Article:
It’s easy to forget that Voodoo Manufacturing hasn’t been around for very long – less than two years, in fact. The service bureau was launched in October of 2015 and has only picked up speed since. Formed by a team of ex-MakerBot engineers, Voodoo Manufacturing knew exactly what it was doing from the start, and has racked up an impressive number of accomplishments over the last year or so. Recently, the company launched Project Skywalker, a fully functional, robot-operated 3D printer cluster, as part of an effort to make its factory fully automated and to reduce costs by 90% over the next three years.
Shortly before that, Voodoo Manufacturing announced that it had received $1.4 million in seed funding at the beginning of what’s turning out to be a rather lucrative year for the service bureau. Today, the company revealed that it has brought in another $5 million in seed funding, bringing the total to $6.4 million. The round was led by General Catalyst, with participation from NextView Ventures, 645 Ventures, and Y Combinator’s Continuity Fund. Voodoo Manufacturing graduated from the Y Combinator program recently.
“There is currently a lot of discussion around robotics and job automation,” said Max Friefeld, Co-Founder and CEO of Voodoo Manufacturing. “The truth is, as AI-enabled robots become more capable and collaborative, there will be new demand for jobs that require human skill-sets, like system maintenance and customer support. This will redefine what it means to be a factory worker and we’re excited help make the United States a hub for manufacturing innovation once again with the help of our amazing investors.”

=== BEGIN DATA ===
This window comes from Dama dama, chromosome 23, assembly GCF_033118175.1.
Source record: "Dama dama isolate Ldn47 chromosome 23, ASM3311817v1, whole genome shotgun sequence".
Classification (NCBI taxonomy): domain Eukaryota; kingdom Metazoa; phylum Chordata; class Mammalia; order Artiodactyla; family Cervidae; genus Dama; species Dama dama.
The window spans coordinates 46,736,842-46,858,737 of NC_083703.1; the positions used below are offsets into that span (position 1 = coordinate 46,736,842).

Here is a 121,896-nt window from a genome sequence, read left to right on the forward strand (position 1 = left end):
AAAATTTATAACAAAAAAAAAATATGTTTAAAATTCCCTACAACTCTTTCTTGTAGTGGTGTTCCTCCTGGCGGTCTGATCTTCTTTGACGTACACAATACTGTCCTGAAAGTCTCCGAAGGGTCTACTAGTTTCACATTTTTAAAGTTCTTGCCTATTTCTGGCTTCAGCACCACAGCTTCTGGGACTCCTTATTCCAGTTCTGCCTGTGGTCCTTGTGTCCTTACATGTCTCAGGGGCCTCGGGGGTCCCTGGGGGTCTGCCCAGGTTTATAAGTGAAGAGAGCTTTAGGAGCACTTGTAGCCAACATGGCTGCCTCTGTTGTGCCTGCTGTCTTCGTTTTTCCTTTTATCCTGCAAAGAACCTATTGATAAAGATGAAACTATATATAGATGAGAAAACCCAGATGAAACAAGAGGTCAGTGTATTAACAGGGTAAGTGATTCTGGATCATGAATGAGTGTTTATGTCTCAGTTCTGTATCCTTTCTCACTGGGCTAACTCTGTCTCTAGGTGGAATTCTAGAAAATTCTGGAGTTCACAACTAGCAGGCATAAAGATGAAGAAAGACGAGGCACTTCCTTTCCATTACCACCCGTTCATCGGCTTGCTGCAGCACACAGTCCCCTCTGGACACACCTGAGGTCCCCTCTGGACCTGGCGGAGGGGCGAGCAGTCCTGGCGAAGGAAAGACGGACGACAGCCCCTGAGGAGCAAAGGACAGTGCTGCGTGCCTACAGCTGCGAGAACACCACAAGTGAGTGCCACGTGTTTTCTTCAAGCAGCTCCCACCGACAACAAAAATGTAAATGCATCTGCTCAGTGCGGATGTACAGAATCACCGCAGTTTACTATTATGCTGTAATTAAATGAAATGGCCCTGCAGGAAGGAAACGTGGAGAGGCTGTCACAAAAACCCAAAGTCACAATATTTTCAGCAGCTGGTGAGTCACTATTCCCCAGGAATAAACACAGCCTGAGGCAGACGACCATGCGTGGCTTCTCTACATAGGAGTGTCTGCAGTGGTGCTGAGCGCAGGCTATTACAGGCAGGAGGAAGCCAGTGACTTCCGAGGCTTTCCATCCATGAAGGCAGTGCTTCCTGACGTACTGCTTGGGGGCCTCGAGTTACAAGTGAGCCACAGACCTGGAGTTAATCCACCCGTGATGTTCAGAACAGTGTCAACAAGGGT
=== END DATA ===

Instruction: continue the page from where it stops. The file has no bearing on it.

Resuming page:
Voodoo Manufacturing plans to use this latest round of funding to expand into new verticals, such as marketing and promotional products. Further automation is also a priority, and the company will continue to work to automate much of the repetitive labor in the factory, such as build plate removal and replacement, which is what the Skywalker system was designed to do.
“While the last wave of desktop 3D printers delivered affordable and accessible technology, Voodoo finally brings digital manufacturing to scale,” said Spencer Lazar, partner, General Catalyst. “Bridging the gap between idea and production has long been the dream of makers. Voodoo’s approach to the 3D printing process incorporates automation and networking, yielding the fastest turnaround times at the best prices. We are excited to support the team.”
As Friefeld has said in the past, the effort to automate the factory won’t result in the loss of any jobs – in fact, it will create more jobs as automating the low-level tasks will enable employees to be delegated to more high-priority work, and thus will allow the business to grow further.
“Over time, this leverage will enable Voodoo to grow and continue hiring more people to work both within our factory and other departments (i.e. as our business grows we’ll need more customer support, sales, marketing, etc.) We don’t think of automation as a zero-sum game, where a robot gaining tasks means that a person must lose tasks (or their job),” Friefeld told us in a recent interview. “This is true because manufacturing demand and output in the United States, the World, and at Voodoo, is growing rather than staying constant or shrinking. This is a trend we expect will continue, mostly thanks to the efficiencies gained by automation.”
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